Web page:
The former CBS Evening News anchor was the star attraction at a January, 2006 session for PBS. Cronkite was being saluted by the PBS series American Masters, which seemed exactly right. He was The Man in an era where network news anchors spoke to a much, much wider audience. He also had a front row seat on history during the most tumultuous, newsworthy decades of the 20th century and brought us all along for the ride. He was the trusted voice of God, a bigger deal than CNN, Fox News and all of today's network news anchors put together.
Even in his ninetieth year, as he was on that January day (he died this past Friday at 92), he had presence and sparkle. The veteran newsman sat on a riser in a ballroom at what was then the Ritz Carlton in Pasadena, Calif., and we all sat at his feet, spellbound.
The way these sessions work, critics raise their hands and compete for microphones in order to get their questions through to the subject. Things got a little edgy as the minutes ticked by; everyone wanted their moment with Uncle Walter. A few of the critics got into a bit of a tug of war over who had the next question. A bit of a shouting match ensued. Cronkite sat back and grinned. "Now that's the kind of journalism we know," he said.
It reminded him of his days as a war corresponded for CBS radio during WWII. Cronkite told us about Homer Bigart of the Herald Tribune, who he called "an incredible reporter and a great writer.
"But he had a terrible stutter, a terrible stutter," said Cronkite. "And it was an awful problem for him in a group situation where four or five reporters have a subject that they're questioning. And he would try to get a question in, and he'd say, 'Well, well, well, well, well...'"Somebody else would step in a take Bigart's spot, Cronkite explained. "We all waited for the moment when Homer suddenly would throw his hands into the group and say, 'Wait a g-g-g-god-d-d-dam m-m-minute!'"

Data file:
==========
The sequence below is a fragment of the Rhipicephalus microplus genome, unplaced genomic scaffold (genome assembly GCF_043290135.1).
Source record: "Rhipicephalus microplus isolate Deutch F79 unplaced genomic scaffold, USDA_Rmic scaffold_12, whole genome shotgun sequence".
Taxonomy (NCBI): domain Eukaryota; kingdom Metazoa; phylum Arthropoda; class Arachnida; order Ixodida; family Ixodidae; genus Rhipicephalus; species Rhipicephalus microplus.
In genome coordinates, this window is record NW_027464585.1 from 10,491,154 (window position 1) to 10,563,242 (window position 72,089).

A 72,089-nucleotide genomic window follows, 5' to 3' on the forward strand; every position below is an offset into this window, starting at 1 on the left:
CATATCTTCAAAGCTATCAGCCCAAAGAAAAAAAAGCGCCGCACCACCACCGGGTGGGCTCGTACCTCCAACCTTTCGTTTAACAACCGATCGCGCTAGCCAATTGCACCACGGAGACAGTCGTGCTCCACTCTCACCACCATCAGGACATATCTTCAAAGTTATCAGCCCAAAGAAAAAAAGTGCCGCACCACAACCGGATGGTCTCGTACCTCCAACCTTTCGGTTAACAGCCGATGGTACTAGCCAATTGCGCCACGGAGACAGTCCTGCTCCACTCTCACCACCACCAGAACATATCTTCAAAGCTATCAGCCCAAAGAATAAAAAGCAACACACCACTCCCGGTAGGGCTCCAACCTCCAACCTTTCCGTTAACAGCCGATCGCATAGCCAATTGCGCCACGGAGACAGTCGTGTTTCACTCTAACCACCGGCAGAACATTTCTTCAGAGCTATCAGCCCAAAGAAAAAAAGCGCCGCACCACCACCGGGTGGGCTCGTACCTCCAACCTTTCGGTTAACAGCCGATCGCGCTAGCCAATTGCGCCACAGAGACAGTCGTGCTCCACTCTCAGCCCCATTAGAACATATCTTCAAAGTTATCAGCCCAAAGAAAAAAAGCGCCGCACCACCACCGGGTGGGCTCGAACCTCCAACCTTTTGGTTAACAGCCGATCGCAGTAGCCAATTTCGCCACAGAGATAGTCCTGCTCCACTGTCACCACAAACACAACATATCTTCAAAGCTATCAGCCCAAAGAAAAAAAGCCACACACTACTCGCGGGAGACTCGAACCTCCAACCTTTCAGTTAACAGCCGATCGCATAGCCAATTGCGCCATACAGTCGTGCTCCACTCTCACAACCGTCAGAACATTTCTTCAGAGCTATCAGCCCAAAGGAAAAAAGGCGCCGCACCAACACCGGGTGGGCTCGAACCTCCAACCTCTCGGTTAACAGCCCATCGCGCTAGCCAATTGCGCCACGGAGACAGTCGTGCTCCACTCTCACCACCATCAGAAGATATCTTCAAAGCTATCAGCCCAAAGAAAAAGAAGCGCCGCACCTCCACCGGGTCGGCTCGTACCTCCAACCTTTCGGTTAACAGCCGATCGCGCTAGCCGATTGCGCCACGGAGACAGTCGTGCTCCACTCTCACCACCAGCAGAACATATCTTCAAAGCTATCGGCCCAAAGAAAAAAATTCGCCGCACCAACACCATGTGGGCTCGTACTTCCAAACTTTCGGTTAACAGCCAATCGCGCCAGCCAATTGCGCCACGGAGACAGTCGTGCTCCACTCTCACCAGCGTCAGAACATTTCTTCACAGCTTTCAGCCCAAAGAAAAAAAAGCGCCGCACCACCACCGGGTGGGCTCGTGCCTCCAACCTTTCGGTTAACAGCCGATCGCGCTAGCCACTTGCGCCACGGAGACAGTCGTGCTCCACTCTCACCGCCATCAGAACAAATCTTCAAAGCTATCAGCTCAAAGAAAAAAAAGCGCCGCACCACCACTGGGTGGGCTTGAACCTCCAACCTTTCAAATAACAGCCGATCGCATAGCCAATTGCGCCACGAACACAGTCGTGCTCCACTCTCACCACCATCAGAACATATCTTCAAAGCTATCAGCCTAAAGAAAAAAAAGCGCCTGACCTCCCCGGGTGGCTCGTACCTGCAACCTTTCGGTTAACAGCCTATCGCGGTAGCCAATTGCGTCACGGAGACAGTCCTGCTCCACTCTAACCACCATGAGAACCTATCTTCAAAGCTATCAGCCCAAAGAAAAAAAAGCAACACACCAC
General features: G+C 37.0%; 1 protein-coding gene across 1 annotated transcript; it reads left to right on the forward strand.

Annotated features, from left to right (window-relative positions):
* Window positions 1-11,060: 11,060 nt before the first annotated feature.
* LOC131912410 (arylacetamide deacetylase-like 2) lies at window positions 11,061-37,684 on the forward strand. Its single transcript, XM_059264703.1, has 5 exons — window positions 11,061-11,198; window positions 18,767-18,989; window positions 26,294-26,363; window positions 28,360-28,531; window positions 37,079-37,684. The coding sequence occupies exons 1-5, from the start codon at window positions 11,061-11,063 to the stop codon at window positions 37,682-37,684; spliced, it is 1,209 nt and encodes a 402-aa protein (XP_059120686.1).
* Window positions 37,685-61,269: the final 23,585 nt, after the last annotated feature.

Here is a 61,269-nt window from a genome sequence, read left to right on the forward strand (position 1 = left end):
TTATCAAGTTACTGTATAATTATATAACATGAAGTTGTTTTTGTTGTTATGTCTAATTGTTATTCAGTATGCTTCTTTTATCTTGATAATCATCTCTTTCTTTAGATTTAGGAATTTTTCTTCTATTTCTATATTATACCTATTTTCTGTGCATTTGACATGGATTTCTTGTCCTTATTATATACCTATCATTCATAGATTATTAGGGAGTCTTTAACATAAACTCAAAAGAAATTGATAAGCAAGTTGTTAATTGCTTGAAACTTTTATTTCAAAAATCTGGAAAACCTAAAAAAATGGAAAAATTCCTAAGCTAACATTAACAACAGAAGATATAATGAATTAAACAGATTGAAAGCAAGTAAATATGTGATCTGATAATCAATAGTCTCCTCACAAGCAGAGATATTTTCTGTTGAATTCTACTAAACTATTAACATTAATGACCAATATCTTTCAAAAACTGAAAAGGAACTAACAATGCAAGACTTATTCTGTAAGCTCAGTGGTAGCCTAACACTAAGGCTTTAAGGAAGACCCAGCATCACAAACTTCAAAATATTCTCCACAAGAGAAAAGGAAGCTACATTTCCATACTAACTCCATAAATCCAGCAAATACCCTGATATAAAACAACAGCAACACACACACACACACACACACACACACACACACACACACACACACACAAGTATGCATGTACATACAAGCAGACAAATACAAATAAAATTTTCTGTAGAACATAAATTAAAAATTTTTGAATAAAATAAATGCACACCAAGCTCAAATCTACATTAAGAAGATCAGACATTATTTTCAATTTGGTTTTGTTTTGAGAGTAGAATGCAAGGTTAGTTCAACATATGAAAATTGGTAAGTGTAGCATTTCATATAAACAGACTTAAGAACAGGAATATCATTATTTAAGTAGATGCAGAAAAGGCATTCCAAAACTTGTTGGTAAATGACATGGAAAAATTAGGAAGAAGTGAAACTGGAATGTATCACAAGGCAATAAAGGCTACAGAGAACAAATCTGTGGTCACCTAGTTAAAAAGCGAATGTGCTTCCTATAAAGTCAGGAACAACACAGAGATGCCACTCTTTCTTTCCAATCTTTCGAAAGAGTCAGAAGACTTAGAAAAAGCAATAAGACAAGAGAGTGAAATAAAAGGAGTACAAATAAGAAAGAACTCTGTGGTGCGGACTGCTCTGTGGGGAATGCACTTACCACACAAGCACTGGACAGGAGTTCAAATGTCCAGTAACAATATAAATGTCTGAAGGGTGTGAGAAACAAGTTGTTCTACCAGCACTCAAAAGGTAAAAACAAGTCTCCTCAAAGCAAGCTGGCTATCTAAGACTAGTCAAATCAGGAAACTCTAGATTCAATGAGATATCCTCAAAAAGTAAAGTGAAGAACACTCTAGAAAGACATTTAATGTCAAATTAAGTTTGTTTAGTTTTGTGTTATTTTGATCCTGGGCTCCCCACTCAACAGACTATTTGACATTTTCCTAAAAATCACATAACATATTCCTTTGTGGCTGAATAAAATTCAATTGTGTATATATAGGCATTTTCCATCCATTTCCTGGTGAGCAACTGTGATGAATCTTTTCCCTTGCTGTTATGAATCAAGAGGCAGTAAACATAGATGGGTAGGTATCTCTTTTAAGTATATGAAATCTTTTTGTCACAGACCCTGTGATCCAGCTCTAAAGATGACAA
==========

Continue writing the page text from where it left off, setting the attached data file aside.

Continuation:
And that, Cronkite told us, was what we would have to do on this day: "W-w-wait a g-g-god-d-damn m-m-minute."
Cronkite went on to answer all our questions. Yes, he was still on the CBS payroll and still had an office at the network. For how much longer? At least until he was 90, he hoped, holding up crossed fingers. He made it, of course. No way was CBS ever going to downsize Cronkite.
For those of us old enough to remember him checking the clock and giving the official word on the death of president John F. Kennedy, there were plenty of questions to ask. His career spanned both radio and television, and, as he remarked, big events such as the Kennedy assassination or the moon landing demonstrated the power of the mediums to "bring people together simultaneously to either exalt or to cry or whatever the reaction was required by the story." He said he and his CBS News colleagues never spoke about putting on a "show," they put on a "broadcast."
He was proud of his coverage of the space program, which led to that amazing moment 40 years ago today when Neil Armstrong stepped off the Lunar module and onto the surface of the moon. "I took that as my own assignment," said Cronkite of the space mission. He had hoped to get there one day himself; like a lot of us, he probably though there would be a regular shuttle there by now.
I had just turned 12 that summer and had already glued together my first Aurora Apollo rocket model or two. I watched the moon landing with my parents at a place that was about as far removed from Houston Control or Cape Kennedy as you could get--on the shores of Lake Huron, huddled around a black and white set at a neighbour's cottage. (It is the same place where news of Cronkite's passiing reached me this weekend.) To this day, I look up at the moon and the stars--so astounding in the clear, dark sky over the rocky Bruce Peninsula--and think of July 20, 1969. For TV viewers on that unforgettable day, Cronkite brought that sucker in and his relief earlier when the LEM and its spindley legs landed safely was felt and shared all around the world.